INTRODUCTION: ALL OF A PIECE
1. Swift, Tale of a Tub, 158.
2. Brean Hammond, Professional Imaginative Writing, 127.
3. The most significant work has been done by David Bywaters, William Frost, Anne Barbeau Gardiner, Earl Miner, Cedric D. Reverand II, Judith Sloman, James A. Winn and Steven N. Zwicker.
4. Dryden, Works of John Dryden, 4:21. All subsequent references to Dryden (except to Fables and letters) are to this edition and are cited parenthetically. Prose references are to volume and page numbers; drama references are to volume, page and line numbers; poetry references are to line numbers only, except in the case of The Hind and the Panther.
5. McKeon, Origins of the English Novel, 76.
6. Joseph Levine, Battle of the Books, 274–75.
7. Popkin, Third Force, 335.
8. Ibid., 335–37.
9. Cedric Reverand asserts that one “of Dryden’s principal concerns in Fables is the heroic code,” and he indicates that the poet’s “experience in dealing with a changed and changing world” is the reason for the numerous instances of antiheroism, many of which he describes in his second chapter. See Reverand, Dryden’s Final Poetic Mode, 5, 11. My chapters 3–5 will demonstrate how Dryden’s profound questioning and obsessive probing of the heroic in his Vergil sets the mode for his Fables.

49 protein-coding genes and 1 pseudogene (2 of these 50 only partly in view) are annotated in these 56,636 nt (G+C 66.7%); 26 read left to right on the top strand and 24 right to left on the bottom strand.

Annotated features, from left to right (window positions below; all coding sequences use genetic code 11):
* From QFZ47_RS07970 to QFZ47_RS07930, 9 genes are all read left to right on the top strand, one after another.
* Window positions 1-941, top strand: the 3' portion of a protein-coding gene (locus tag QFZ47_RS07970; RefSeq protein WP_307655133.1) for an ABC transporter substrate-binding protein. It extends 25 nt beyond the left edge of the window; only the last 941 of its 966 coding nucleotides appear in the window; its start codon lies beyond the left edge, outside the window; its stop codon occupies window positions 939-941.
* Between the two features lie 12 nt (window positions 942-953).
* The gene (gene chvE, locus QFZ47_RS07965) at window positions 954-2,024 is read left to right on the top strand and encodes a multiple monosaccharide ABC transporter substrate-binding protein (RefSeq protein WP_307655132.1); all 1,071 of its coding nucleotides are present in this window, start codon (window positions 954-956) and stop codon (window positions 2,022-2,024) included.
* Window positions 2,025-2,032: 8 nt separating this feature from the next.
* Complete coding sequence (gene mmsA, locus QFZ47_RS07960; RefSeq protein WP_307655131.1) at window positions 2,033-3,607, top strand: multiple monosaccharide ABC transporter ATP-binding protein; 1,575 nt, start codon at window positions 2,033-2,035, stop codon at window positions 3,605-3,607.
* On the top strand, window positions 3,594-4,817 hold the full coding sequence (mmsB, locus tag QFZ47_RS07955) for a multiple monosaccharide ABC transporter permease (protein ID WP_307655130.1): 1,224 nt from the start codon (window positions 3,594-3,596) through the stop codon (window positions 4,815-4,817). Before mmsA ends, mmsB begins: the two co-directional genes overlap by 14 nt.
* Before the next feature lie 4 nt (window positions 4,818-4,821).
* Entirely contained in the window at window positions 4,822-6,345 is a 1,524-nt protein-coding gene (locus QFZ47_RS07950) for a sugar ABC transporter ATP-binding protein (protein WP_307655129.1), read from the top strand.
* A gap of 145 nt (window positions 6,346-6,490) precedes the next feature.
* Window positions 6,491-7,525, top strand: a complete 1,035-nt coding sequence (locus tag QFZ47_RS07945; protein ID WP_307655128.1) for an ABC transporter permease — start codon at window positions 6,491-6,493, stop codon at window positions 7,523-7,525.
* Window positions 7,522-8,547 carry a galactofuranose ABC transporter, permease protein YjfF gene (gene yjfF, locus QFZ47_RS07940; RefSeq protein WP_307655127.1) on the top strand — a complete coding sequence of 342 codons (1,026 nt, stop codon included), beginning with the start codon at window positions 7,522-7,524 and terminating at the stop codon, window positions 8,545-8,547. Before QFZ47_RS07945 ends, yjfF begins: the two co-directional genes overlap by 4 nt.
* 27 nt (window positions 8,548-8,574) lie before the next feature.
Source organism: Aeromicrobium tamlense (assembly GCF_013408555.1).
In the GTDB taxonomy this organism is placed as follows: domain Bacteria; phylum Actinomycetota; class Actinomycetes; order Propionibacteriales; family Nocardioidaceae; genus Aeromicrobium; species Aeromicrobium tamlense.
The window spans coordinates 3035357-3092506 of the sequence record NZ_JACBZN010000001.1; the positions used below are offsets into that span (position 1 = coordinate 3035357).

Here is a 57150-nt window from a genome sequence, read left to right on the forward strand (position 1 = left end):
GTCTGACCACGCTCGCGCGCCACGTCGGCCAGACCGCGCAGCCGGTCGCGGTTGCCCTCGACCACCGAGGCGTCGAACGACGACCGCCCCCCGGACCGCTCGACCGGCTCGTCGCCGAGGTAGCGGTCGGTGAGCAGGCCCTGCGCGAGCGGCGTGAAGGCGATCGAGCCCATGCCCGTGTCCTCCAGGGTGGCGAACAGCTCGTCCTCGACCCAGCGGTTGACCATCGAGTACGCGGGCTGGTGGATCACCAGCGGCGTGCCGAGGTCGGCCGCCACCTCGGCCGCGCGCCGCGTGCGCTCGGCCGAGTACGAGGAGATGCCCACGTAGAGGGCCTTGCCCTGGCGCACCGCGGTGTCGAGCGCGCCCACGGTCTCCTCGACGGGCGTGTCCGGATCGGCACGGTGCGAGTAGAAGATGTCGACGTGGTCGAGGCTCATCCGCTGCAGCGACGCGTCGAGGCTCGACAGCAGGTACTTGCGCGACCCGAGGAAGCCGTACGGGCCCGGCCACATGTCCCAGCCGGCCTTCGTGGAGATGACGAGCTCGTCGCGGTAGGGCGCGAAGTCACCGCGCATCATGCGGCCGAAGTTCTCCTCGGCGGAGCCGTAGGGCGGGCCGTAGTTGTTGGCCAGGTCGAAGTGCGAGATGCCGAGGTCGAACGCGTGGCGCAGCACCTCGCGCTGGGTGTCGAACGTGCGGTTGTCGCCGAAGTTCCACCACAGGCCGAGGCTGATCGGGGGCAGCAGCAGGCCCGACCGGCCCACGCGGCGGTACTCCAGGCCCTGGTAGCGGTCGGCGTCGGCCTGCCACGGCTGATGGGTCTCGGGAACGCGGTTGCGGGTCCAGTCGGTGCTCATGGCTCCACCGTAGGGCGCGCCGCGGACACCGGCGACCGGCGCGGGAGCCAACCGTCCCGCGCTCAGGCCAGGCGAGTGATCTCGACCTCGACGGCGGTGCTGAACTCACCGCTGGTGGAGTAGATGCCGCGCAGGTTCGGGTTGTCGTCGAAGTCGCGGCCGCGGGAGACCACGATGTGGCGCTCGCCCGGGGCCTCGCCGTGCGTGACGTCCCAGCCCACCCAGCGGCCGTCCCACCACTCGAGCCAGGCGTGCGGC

10. Judith Sloman observes that the “Aeneis is actually more disturbing than Dryden’s satires for being an epic invaded by the psychology of satire.” See Sloman, Poetics of Translation, 129.
11. McKeon, Origins of the English Novel, 88.
12. Brean Hammond, Professional Imaginative Writing, 112.
13. Ibid., 126.
14. Ibid., 112. These changes did not occur overnight, of course. In her study of Restoration drama, Susan Staves demonstrates how changing views of natural law throughout the second half of the seventeenth century affected generic stability and the presentation of the hero in drama. As she notes, “Partly because political experience had made a law dependent on God’s will seem so untrustworthy and partly because nature itself began to feel less divine, less hierarchical, and less teleological, the later seventeenth century looked for a more secular idea of natural law. Philosophers tried to show how natural law could exist independendy of the will of God and generally attacked the Utopian character of the older tradition.” See Staves, Players’ Scepters, 313–14.
15. Indeed, placed in this way, within the social and political contexts of the late seventeenth and early eighteenth centuries, Hammond’s claims support John Richetti’s point that “[w]hat McKeon labels ‘a crisis of categorical instability’ that provokes the